Rescue workers on Thursday dug through mounds of thick mud in the grim search for bodies as Central American countries began to count the cost of Hurricane Iota, which left at least 44 people dead amid a wave of destruction.
Initial UNICEF estimates put the number of people affected by the hurricane at 4.6 million in the impoverished region, including 1.8 million children.
Among the worst-hit areas was the Penas de Blanca mountains in Nicaragua’s Matagalpa Department, where rescue workers dug desperately through mudfalls in the search for more victims.
A landslide on Tuesday claimed the lives of nine people, six of them children, but more are missing.
“Coming here and finding my daughter dead... she was my only child, I asked God for a girl and look how it’s ended,” said a distraught Orlando Navarrete, father of one of the children.
Iota on Monday made landfall in northwestern Nicaragua as a giant category 5 hurricane — this year’s biggest storm that formed over the Atlantic — and left behind “catastrophic” damage, the Nicaraguan government said.
It said that 250 municipal brigades had been dispatched to collect fallen trees and debris from the hurricane. The giant storm, which gradually eased as it moved inland, devastated much of the area spared by Hurricane Eta a couple of weeks ago.
The US National Hurricane Center warned that saturated soils from torrential rainfall and flooding could exacerbate the risk of potentially catastrophic mudslides across portions of Honduras, Nicaragua and Guatemala.
In Honduras, where at least 14 people died in landslides in the western department of Lempira, civil protection authorities said that they were looking for more bodies.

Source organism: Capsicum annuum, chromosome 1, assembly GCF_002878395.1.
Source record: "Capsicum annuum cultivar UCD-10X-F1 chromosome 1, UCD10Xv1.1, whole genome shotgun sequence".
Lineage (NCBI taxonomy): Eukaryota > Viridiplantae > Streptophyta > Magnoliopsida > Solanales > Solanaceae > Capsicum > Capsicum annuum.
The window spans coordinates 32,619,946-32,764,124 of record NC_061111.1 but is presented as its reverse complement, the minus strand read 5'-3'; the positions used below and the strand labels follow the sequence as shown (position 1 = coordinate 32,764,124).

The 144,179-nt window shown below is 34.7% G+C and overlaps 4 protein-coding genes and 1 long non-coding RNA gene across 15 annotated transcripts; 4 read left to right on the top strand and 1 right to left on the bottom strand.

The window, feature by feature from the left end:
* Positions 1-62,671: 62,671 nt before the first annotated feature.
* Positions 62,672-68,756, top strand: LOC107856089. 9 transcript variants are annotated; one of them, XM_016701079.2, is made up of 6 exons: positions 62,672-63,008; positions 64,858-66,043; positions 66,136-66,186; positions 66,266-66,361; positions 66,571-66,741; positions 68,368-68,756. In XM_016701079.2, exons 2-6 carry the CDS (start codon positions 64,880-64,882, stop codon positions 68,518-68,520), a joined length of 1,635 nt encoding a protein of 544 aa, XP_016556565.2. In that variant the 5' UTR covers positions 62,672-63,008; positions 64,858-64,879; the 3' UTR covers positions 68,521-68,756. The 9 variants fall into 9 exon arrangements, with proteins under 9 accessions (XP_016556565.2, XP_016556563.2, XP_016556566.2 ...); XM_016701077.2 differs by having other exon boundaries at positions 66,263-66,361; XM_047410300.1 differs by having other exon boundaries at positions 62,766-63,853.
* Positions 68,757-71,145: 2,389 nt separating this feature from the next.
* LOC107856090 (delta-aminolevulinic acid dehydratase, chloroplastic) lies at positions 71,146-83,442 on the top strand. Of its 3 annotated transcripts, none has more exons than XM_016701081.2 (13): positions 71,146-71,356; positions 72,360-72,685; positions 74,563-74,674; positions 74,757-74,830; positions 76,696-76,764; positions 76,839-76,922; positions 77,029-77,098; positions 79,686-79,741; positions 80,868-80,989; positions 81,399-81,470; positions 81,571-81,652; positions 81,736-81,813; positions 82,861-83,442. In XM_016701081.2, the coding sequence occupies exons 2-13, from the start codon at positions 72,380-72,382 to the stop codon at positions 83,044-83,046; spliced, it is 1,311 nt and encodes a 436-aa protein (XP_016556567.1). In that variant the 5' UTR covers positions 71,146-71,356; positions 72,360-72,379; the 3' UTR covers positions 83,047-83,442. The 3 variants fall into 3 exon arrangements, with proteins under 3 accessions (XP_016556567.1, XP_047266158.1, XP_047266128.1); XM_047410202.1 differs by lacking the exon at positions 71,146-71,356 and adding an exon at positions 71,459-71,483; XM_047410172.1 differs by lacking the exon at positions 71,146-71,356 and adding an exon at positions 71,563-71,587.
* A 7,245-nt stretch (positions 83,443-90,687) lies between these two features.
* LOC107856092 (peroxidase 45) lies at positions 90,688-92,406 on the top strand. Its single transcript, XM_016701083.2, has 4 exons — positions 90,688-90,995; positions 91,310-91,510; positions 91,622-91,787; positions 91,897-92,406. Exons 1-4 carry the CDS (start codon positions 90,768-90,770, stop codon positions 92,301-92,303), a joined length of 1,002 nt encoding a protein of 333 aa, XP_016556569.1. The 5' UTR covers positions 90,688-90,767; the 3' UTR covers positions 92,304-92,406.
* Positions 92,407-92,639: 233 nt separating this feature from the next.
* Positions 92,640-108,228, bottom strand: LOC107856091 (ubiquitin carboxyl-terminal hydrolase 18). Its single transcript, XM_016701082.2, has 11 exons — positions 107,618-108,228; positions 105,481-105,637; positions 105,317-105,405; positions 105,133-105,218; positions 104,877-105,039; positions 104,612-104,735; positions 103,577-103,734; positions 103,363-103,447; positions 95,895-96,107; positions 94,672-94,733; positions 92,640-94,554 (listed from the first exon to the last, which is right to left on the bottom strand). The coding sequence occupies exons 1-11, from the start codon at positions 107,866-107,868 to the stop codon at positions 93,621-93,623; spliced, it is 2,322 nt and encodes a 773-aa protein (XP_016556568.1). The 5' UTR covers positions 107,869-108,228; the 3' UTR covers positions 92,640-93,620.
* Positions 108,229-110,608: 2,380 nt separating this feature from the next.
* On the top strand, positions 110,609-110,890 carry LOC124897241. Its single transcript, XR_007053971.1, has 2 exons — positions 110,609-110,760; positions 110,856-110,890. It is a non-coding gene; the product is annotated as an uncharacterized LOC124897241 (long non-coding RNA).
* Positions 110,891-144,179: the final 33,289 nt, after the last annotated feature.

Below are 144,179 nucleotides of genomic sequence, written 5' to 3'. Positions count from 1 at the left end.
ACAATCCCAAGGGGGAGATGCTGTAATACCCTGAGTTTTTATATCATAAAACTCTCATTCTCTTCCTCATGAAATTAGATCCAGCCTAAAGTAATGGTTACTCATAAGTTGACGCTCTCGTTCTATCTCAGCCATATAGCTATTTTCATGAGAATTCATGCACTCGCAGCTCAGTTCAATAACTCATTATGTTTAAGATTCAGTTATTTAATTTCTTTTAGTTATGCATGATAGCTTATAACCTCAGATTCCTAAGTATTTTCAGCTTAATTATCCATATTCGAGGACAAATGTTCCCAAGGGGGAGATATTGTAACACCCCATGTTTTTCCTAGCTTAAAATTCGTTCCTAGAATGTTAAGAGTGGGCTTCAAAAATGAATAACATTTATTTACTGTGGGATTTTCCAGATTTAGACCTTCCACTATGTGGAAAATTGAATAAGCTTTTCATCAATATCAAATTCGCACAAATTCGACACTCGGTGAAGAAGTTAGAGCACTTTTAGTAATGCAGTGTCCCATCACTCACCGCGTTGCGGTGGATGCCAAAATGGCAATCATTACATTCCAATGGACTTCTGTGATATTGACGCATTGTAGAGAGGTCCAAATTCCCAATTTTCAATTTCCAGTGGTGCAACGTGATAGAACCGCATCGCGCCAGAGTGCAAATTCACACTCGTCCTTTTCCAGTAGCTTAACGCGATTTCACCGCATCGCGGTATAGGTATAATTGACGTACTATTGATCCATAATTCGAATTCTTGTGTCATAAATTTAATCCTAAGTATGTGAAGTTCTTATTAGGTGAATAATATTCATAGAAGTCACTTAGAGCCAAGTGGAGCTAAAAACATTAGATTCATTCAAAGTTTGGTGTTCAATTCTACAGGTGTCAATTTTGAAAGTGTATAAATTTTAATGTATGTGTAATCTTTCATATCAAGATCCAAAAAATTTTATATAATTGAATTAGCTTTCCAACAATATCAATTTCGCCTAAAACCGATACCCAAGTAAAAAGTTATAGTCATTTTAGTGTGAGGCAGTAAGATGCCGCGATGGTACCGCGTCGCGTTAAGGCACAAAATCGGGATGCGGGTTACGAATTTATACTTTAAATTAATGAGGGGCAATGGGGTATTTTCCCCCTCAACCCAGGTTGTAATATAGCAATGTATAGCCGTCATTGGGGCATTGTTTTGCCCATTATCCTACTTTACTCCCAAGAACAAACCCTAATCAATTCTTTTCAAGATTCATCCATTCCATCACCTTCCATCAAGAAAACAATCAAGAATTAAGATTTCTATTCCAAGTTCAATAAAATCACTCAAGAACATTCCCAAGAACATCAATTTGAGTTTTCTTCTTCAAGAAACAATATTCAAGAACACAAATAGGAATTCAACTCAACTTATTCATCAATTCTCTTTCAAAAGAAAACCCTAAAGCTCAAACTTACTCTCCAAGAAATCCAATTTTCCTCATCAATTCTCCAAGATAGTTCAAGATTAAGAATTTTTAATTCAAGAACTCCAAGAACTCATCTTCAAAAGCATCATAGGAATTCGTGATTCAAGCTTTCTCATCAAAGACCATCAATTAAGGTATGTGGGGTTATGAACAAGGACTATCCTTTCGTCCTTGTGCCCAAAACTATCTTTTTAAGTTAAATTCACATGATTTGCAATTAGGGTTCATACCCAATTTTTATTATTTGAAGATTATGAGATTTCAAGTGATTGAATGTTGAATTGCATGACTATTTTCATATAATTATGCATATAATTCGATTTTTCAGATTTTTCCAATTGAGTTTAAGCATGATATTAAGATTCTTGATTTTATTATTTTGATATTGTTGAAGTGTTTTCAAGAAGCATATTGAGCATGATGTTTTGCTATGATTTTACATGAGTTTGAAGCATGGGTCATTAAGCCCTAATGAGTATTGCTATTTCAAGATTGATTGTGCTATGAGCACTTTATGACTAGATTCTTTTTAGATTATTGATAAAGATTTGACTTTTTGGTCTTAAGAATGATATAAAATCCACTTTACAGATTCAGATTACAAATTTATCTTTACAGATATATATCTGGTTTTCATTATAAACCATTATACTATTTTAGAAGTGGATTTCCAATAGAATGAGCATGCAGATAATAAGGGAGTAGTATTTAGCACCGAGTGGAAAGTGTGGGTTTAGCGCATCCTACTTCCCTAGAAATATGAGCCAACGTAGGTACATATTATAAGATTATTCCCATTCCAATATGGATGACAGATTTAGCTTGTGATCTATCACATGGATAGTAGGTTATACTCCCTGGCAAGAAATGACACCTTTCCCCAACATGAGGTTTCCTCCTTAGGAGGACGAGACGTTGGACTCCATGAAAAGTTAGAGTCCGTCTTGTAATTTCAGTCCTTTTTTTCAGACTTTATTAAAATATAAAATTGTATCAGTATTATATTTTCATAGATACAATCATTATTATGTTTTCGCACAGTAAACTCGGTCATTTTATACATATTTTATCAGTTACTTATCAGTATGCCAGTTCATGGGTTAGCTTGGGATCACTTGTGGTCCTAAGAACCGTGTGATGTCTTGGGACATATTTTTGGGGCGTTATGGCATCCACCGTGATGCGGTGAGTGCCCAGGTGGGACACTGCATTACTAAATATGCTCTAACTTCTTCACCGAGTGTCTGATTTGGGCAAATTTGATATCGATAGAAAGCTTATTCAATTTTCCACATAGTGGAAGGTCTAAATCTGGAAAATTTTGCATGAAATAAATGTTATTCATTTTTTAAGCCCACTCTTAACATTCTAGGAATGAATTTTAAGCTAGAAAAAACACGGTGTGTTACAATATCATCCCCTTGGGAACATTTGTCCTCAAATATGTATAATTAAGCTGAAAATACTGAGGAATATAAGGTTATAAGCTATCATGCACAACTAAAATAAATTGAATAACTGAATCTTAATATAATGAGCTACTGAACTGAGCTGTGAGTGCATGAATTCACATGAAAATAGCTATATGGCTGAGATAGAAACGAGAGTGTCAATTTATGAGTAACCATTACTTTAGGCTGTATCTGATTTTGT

Much of the country’s industrial heartland in the northern Sula Valley was underwater, as it was two weeks prior after Eta. However, water that had covered houses in San Pedro Sula had begun to subside.
The entire area had been turned into an immense lagoon after torrential rains caused the mighty Ulua and Chamelecon rivers to overflow.
Guatemalan President Alejandro Giammattei held an emergency Cabinet meeting to assess the situation in the country, where bridges and roads were destroyed, and homes swept away by floodwaters.
Two people were killed, and five more were missing, authorities said. More than 4,000 people had been taken to shelters.
Central American governments called for international assistance to deal with the devastation left behind by the hurricanes. The EU said it would allocate more than US$10 million in emergency funds to Nicaragua. The US Agency for International Cooperation said it would donate US$17 million.
UNICEF made an urgent appeal for more than US$42 million to cover the humanitarian needs of the region.
The Atlantic has seen a record storm season this year with 30 named storms and 13 hurricanes. Warmer seas caused by climate change are making hurricanes stronger for longer after landfall, scientists say.
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